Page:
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Create account Login Subscribe. Moallemi 16 December Cryptocurrencies have caught the attention of industry, academia, and the public at large. This column analyses an economic model of a cryptocurrency system featuring user-generated transaction fees, focusing on Bitcoin as the leading example.
The Bitcoin system requires significant congestion to raise revenue and fund infrastructure or risk collapse in the long term. Moreover, the current design of the system — specifically the processing of large but infrequent blocks of transactions — makes it less efficient at raising revenue. A cryptocurrency is a digital currency stored on an open and decentralised electronic payment system. Following Nakamoto , cryptocurrencies have caught the attention of industry, academia, and the public at large, with Bitcoin being the most prominent.
There are hundreds of cryptocurrencies, many running on large and reliable decentralised computer networks. An innovative computer science design called the blockchain has enabled this wave. The blockchain supports the creation of a decentralised electronic payment system that can be trusted in aggregate, although none of the system's servers is individually trusted. This novel blockchain design relies on a combination of cryptography and game-theory based incentives. These incentives should be of interest to economists, especially those focusing on market design.
The blockchain design enables Bitcoin and other cryptocurrencies to function similarly to conventional electronic payment systems such as PayPal, Venmo, FedWire, Swift, and Visa. The governing organisation ensures the system is trusted, and it is responsible for maintaining the required system infrastructure. It also decides how, and how much, participants pay for using the system.
These electronic payment systems are natural monopolies in that they enjoy economies of scale and network effects. Consequently, they are often regulated or outright owned by government agencies in order to mitigate the welfare loss associated with their monopolistic positions. The innovation in Bitcoin's blockchain design is its ability to operate an electronic payment system without a governing organisation.
Rather, a protocol sets the system's rules, by which all constituents abide. Absent is a central entity that maintains the infrastructure. Any internet-connected computer with enough memory and processing capacity can serve as a miner. Participating miners need to exert computational efforts, and are rewarded for their service to the system. Miners follow the rules of the protocol because it is in their self-interest to do so; when they believe others follow the protocol they will maximize their expected profits by following it as well.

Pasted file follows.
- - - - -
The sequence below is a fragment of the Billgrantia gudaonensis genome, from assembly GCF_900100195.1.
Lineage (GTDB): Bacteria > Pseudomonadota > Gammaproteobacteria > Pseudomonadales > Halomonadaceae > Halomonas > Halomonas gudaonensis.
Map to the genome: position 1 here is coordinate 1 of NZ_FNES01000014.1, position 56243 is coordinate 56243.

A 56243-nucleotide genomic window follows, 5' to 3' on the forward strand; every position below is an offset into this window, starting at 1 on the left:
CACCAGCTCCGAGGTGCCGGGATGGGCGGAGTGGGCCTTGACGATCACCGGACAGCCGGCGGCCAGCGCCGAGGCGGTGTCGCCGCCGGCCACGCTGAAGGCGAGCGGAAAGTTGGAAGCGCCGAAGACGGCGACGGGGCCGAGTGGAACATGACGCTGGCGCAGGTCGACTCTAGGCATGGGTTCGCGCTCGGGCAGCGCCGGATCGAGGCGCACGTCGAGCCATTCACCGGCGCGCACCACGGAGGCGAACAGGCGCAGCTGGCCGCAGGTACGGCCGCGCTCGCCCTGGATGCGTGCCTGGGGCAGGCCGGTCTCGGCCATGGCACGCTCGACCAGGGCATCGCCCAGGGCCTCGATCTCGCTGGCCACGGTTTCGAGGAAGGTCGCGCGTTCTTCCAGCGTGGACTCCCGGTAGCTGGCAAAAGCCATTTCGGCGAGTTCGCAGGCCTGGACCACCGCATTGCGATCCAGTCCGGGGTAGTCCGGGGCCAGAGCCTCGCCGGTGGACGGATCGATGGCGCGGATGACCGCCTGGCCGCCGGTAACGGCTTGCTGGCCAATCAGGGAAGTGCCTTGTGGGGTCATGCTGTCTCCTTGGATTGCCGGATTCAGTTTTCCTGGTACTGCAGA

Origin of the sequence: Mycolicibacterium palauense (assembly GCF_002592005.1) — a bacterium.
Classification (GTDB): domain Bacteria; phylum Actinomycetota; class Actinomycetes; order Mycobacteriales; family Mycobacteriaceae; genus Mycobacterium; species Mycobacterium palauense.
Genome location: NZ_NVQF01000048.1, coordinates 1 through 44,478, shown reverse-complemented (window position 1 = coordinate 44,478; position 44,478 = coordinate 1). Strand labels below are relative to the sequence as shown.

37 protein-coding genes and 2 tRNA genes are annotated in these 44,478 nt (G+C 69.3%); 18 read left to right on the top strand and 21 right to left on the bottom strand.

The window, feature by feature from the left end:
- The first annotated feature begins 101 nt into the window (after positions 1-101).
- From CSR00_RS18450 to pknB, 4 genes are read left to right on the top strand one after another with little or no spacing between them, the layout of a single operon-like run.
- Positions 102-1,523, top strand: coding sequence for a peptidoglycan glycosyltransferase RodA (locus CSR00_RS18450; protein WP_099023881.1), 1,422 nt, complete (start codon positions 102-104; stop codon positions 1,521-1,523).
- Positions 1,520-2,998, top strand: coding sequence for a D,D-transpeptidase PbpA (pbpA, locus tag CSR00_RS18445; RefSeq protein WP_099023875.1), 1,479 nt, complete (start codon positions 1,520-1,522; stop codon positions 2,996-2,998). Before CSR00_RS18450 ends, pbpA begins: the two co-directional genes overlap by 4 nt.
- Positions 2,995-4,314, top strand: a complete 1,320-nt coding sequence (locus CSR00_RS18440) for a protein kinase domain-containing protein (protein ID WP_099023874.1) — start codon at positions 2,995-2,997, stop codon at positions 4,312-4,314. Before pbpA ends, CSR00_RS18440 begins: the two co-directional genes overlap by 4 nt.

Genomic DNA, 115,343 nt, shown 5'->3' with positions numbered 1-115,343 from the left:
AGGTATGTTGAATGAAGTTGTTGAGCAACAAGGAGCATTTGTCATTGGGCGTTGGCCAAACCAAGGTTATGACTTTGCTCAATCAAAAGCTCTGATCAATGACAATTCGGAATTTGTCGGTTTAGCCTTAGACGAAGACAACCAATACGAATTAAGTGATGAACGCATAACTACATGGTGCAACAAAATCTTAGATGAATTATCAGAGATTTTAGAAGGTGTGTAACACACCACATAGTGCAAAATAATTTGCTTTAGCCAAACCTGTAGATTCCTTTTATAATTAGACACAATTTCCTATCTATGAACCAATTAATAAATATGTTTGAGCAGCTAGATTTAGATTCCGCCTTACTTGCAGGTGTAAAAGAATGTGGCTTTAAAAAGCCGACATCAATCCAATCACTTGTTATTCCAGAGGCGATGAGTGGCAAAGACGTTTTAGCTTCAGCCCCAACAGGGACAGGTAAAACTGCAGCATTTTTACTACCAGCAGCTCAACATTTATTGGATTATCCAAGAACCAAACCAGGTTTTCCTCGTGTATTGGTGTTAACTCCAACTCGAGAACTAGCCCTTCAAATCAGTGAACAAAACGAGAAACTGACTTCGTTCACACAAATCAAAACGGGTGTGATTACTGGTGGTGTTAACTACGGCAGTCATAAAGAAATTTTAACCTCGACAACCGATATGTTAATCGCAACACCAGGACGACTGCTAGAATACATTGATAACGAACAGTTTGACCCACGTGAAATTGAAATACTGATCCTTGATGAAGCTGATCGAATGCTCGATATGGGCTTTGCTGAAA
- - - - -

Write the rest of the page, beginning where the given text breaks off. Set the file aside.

Thus, the protocol is difficult to change as changes require collective agreement on a new protocol. Unlike other payment systems, Bitcoin is a two-sided platform with pre-specified rules.
Its two main constituencies are the users who hold balances and engage in electronic transactions, and miners who maintain the system's infrastructure.
A simplified description of the system is as follows. Coin owners broadcast messages in which they announce payments they wish to make. Each transaction is a cryptographically verified message. The miners vet newly received transactions for legality they verify conformity with syntax rules, ownership, absence of double spending, etc. Each miner maintains the ledger of all past transactions the blockchain where transactions are arranged in blocks. Every ten minutes, on average, the Bitcoin system randomly selects one miner to add a block of transactions to the ledger, processing all the transactions within that block.
When the selected miner adds a block to the ledger, he is said to have mined the block. Equilibrium between many small miners ensures that all miners are in consensus, and only legal transactions are processed.
The Bitcoin protocol limits the block size to 1MB, and thereby the number of transactions within a block. Therefore, the system's throughput is bounded, and does not depend on the number of miners. To provide proper incentives, the system compensates miners for their effort by rewarding miners when they are selected to mine a block.
The reward consists of newly minted coins and the transaction fees paid by the transactions processed in the block. The protocol specifies how many newly minted coins are awarded in each block. This number is cut in half approximately every four years.
In contrast, transaction fees are not fixed by the protocol; users choose the transaction fees they pay. Thus, the blockchain design carries an economic innovation in that no participant has the power to set or modify fees or rules of conduct or otherwise control the system. Users and miners are price-takers. Users are provided protection from monopoly pricing: However, for the system to function properly it must raise sufficient revenue from the users to fund the required infrastructure.
In a recent paper, we translate the above description to an economic model that allows the analysis of the long run behaviour of the system, when miners are compensated solely from transaction fees Huberman et al.
The analysis aims to answer two sets of seemingly disparate questions:. The absence of a Bitcoin-controlling organisation renders both questions non-trivial. The model asserts a single answer to both questions: These very fees fund the miners.